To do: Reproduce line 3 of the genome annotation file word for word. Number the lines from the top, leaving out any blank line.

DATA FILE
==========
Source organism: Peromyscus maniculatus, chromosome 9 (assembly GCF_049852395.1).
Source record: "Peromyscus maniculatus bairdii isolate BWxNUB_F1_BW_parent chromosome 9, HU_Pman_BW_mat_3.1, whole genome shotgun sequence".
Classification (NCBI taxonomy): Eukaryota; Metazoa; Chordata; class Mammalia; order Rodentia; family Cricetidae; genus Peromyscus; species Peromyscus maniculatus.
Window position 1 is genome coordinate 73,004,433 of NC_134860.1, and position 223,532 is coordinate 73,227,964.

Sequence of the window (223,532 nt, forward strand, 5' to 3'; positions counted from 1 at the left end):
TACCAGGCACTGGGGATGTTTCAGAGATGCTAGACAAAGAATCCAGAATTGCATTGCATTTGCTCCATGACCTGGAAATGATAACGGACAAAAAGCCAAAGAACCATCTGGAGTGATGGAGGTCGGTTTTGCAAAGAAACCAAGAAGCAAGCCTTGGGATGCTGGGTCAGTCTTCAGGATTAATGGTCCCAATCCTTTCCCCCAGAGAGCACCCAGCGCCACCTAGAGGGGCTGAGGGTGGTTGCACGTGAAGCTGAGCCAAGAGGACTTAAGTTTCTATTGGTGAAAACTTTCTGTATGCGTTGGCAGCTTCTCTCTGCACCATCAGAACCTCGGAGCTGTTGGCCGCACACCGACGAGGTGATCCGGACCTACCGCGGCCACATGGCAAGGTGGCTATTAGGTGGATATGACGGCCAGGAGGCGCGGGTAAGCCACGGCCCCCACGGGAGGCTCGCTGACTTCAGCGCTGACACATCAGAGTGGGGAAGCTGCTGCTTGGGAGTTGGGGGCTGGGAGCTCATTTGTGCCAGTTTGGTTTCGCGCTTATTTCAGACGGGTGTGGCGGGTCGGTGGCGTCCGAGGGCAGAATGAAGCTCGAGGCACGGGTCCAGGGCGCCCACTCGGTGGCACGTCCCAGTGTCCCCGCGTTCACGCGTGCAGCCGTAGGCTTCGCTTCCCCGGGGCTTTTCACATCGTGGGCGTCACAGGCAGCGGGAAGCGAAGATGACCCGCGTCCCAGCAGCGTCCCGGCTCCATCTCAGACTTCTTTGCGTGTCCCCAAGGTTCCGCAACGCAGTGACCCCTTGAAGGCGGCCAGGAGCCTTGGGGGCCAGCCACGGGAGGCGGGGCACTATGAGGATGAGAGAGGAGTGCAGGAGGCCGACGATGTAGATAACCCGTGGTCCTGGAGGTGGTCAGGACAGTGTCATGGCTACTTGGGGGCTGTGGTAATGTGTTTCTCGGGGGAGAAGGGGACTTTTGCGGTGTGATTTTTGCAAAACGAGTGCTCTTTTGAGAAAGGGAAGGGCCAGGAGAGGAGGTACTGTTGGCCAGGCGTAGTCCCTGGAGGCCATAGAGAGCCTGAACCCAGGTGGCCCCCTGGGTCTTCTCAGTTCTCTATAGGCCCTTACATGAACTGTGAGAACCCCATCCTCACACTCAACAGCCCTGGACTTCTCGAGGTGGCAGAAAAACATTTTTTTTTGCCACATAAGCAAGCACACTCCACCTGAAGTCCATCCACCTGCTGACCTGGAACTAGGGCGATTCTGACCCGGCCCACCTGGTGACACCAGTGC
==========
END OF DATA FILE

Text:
Classification (NCBI taxonomy): Eukaryota; Metazoa; Chordata; class Mammalia; order Rodentia; family Cricetidae; genus Peromyscus; species Peromyscus maniculatus.